As a landlord, it is critical to protect yourself and your property from a lawsuit.
Not only are lawsuits stressful, but they can also be both financially and emotionally draining as well.
Anytime you choose to rent out your property, you are opening yourself up for the risk, which is why it’s essential to do your due diligence to avoid legal battles as much as you are able.
In this article, you will learn things to avoid and things to do when protecting yourself from a lawsuit.
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We know you want to avoid being sued when renting your home. No one wants a lawsuit. As if you didn’t know that. Since it is best to avoid it, let’s look at some sure-fire ways that will land you in court with a disgruntled resident.
Of course, remember that we are providing this as a guideline. We are not attorneys. Please, always consult competent legal counsel before you make any decisions.
Keeping that disclaimer in mind, here’s how to protect your home from a lawsuit.
We’ll start by addressing a few items you always want to try to avoid as a landlord.
The first topic to discuss is geared more towards those who own more than a few houses. Inconsistent underwriting could land you in rough waters with Fair Housing Laws – which continue to be reinterpreted today.
You can’t discriminate against certain “protected classes” of people. Everybody knows that and works hard to follow that.
The truth is, all we want is someone who will pay the rent on time and take care of the home as a landlord. But, few people know that you can unintentionally violate a fair housing law and still get into loads of trouble.
You can create specific policies (again unintentionally) which discriminate against certain “protected classes” of people; and, thus, violate Fair Housing Laws.
We’ve had residents who trashed the home attempt to sue us for their security deposit – plus pain and anguish. Great notes from the move-in and the move-out, along with some pictures goes a long way towards making your case for keeping the deposit.
If you show up in court without those items, it is your word against the residents’. Unfortunately, that is a situation where you will not win. To avoid this type of issue happening, make sure you do a great job documenting everything before a resident moves into the home.
Then, once the resident has moved out, make sure you document everything again and meticulously compare it to your pictures and notes from the move-in. Doing your job here will save you a lot of embarrassment in front of a judge.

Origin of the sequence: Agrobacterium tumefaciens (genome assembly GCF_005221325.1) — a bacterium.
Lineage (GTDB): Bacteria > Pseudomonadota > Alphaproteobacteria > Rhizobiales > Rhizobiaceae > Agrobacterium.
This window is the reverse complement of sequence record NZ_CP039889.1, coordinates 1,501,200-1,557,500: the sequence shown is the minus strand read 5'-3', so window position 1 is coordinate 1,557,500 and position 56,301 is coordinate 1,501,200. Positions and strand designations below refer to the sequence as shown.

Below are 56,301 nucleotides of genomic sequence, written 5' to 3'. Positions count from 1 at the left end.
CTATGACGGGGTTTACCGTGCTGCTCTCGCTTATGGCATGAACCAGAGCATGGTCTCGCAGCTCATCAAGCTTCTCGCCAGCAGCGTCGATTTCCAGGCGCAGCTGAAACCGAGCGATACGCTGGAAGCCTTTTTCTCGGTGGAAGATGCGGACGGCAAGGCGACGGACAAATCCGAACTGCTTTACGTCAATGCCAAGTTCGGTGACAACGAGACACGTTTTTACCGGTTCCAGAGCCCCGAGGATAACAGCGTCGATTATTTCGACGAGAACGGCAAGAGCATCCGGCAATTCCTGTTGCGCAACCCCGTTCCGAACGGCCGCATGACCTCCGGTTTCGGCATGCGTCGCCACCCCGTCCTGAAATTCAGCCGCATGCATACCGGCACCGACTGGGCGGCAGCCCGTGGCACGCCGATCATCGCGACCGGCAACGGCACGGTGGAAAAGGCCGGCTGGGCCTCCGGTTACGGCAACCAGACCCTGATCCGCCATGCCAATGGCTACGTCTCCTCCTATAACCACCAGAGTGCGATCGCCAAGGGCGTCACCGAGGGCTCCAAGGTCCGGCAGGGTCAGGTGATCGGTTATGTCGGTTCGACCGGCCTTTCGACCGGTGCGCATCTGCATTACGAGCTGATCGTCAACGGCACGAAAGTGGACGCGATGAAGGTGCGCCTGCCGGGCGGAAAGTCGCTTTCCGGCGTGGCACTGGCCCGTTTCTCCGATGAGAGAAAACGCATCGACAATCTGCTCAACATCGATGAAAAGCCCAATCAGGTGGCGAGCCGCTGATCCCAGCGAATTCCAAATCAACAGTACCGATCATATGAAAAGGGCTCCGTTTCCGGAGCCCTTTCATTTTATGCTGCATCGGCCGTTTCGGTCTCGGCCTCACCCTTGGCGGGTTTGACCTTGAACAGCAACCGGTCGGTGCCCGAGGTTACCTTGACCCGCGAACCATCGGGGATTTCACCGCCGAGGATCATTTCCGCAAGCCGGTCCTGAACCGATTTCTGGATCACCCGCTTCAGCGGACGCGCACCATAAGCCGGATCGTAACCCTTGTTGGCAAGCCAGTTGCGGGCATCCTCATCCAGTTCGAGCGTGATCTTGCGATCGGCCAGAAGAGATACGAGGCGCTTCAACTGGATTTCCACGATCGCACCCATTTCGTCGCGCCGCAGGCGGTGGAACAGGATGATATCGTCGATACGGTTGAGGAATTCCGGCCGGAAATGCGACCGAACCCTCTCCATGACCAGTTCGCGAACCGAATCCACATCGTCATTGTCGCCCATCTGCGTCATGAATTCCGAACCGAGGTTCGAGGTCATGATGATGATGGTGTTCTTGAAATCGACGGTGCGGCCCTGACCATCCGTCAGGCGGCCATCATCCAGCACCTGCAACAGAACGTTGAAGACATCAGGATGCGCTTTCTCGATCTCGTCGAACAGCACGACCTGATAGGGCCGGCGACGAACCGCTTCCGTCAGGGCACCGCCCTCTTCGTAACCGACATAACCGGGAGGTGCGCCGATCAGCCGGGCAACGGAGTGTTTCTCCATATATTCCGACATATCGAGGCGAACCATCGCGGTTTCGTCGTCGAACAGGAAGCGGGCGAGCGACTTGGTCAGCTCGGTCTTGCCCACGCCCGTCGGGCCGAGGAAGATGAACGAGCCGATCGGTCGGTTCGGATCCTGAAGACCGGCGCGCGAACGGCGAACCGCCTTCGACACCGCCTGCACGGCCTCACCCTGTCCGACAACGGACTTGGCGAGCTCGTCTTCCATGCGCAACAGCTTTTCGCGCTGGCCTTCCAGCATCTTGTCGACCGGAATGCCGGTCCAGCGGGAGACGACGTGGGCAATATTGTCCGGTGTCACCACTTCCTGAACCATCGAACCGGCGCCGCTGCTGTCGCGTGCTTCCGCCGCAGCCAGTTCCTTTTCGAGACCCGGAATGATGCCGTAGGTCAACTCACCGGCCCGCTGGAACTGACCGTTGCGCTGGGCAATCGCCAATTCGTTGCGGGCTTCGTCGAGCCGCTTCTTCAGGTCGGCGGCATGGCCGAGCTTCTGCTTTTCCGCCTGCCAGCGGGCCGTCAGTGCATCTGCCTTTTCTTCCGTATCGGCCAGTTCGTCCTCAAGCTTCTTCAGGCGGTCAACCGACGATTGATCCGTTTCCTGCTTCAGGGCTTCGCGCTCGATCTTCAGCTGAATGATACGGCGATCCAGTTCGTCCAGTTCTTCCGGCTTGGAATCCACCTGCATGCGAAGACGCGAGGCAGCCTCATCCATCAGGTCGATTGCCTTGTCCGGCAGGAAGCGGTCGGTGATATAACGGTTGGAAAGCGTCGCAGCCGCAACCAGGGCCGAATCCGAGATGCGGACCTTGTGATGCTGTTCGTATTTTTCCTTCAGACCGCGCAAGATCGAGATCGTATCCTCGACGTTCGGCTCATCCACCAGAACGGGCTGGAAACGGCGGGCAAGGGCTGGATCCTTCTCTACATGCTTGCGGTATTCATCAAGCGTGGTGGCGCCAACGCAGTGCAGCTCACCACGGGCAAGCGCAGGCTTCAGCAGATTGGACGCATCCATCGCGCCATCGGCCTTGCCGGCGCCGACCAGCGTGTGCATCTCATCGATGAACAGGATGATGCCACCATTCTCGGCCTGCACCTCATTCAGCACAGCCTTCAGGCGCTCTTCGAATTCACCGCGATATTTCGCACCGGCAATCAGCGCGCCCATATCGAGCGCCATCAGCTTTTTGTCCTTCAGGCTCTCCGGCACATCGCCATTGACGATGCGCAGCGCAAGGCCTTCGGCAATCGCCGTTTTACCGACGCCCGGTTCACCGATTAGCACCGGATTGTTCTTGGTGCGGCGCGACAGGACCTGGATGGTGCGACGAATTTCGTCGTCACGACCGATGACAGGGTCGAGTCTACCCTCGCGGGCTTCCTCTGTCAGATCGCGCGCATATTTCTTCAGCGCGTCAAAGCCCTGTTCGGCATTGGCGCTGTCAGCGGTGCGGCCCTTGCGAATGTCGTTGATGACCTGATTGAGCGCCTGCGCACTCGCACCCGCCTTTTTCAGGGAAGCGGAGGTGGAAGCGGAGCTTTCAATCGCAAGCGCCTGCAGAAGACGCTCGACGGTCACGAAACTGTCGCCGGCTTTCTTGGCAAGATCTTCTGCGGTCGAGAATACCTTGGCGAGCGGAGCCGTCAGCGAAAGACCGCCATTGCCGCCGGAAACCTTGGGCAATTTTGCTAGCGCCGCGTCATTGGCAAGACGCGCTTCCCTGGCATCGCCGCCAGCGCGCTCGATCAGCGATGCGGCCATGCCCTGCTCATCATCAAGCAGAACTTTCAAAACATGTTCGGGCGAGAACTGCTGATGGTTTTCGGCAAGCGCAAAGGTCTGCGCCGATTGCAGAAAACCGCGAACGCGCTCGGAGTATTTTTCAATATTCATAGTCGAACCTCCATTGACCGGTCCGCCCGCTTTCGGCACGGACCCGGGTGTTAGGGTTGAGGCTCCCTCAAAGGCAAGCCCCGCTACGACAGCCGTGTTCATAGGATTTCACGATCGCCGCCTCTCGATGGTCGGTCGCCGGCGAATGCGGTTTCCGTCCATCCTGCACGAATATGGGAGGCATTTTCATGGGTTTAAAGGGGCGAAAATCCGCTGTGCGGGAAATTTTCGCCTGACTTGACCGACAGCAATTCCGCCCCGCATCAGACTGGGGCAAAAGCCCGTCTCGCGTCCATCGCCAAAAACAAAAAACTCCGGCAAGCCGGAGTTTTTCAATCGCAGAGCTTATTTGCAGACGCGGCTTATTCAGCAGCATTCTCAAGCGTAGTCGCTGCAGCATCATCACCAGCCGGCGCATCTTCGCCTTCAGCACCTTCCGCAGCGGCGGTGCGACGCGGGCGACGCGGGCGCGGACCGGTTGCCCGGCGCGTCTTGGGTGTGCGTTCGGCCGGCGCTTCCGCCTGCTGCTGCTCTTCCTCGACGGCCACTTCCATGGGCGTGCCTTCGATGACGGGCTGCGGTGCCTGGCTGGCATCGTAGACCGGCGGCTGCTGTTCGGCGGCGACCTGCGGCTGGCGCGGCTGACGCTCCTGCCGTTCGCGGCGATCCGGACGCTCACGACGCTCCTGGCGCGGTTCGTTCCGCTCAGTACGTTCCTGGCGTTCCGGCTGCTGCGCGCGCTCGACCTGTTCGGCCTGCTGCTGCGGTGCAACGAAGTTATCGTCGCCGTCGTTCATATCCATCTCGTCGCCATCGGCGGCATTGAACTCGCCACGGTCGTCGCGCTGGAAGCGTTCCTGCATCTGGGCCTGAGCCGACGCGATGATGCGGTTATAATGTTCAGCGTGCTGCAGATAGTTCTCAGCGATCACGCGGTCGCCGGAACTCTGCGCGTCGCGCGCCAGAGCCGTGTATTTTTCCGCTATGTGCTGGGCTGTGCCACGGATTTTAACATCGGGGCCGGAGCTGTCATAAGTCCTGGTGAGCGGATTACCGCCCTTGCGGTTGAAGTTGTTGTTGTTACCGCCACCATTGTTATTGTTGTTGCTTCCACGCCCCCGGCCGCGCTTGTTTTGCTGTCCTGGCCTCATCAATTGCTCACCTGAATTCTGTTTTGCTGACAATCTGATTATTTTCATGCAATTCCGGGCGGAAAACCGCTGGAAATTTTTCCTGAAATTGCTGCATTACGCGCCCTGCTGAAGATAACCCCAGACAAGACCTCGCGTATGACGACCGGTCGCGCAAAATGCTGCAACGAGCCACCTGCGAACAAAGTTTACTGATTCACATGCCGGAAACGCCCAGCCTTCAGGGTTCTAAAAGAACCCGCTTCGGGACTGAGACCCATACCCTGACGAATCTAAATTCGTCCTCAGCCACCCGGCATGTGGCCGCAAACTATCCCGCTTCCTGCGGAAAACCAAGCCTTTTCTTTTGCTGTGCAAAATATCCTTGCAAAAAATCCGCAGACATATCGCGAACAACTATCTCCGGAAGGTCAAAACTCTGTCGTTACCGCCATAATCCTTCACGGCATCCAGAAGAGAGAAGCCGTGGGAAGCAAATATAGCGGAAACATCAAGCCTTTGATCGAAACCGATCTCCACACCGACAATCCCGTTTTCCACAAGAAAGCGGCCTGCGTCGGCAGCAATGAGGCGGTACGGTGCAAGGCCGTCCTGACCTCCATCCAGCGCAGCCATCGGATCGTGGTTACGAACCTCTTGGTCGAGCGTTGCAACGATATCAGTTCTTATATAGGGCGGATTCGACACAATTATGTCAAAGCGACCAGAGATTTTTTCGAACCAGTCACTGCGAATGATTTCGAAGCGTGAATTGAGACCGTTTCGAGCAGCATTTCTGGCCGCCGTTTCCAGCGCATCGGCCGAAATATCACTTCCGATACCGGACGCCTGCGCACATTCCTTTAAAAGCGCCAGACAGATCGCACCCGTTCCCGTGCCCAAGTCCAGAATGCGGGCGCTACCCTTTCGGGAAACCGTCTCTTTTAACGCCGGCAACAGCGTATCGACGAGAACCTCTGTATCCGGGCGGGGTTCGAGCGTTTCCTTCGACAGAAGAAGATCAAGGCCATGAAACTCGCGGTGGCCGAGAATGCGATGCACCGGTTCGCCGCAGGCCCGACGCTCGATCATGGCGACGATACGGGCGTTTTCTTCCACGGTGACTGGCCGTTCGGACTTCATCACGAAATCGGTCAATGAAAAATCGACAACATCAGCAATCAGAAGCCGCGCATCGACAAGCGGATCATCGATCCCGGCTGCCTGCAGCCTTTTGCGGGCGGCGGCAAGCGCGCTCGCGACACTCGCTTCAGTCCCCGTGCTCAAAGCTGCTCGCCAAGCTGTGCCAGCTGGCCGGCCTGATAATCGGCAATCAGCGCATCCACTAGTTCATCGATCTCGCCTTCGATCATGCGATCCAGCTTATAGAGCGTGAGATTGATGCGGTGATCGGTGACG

It is almost silly to say that you need to follow the law to keep yourself from being sued, but we see far too many vigilante landlords who believe they can simply remove the front door when the resident isn’t paying the rent.
Judges don’t think this is a silly act to get someone out. Someone could owe you thousands of dollars and still sue you, and in this situation, they would win. It’s hard to believe. It is crucial for you to know and abide by your landlord-tenant law. It’s not uncommon to hear judges say, “Not knowing the law is not an excuse for not following it.”
Now that you know the things to avoid, let’s take a closer look at some helpful tips to prevent lawsuits.
Of course, you’ll want to make sure you have insurance to cover any property damage, but you should also have the proper liability insurance as well. Having sufficient insurance will help protect landlords from any potential legal action taken against them by a resident.
Liability insurance will cover the damage award, if necessary, as well as the cost of litigation. As you can imagine, these costs can add up quickly, so having the right insurance can be crucial.
Owning a rental property has many tax benefits, but with it comes additional tax responsibilities as well. To avoid any tax issues, and therefore lawsuits, make sure you have a thorough recordkeeping system in place. Here you should be tracking any and all income and expenses for your property.
Always be sure to talk to a tax and legal professional regarding your taxes so you can know you are filing everything correctly.
As previously mentioned, the Fair Housing Act prohibits any landlord from discriminating against a current or potential resident due to any of the following classifications:
Even asking questions regarding any of these identifications could lead to an investigation. As a landlord, be sure to tread lightly not to discriminate both knowingly or unknowingly.
You are permitted to use the security deposit towards making repairs in your property that were necessary due to the resident. If you do use any of these funds, you must provide documentation of these repairs.
Any unused amount of the security deposit must be returned to the resident promptly, as dictated by local laws. Otherwise, legal action could take place.
Finding yourself in court staring up at a judge who thinks you are the problem, not the resident, is not a fun position to be in. Make sure you follow these steps to keep from landing yourself in court due to your rental.
Protect yourself and your property with the power of knowledge. Having a good understanding of what to avoid and what you should be doing as a landlord to avoid being sued is incredibly helpful.
Now, you no longer have to ask yourself how to protect your home from a lawsuit.
Matthew is the CEO of Evernest. He is a student of the book Good to Great and is passionate about building the best property management company on the planet (and maybe even the universe if Elon Musk will hurry up). You can usually find Matthew at the baseball field with his son, at a dance recital with his daughter, or at his favorite restaurant with his wife, when he’s not in the office. And if you can’t find him in any of those places, it probably means he’s traveling.
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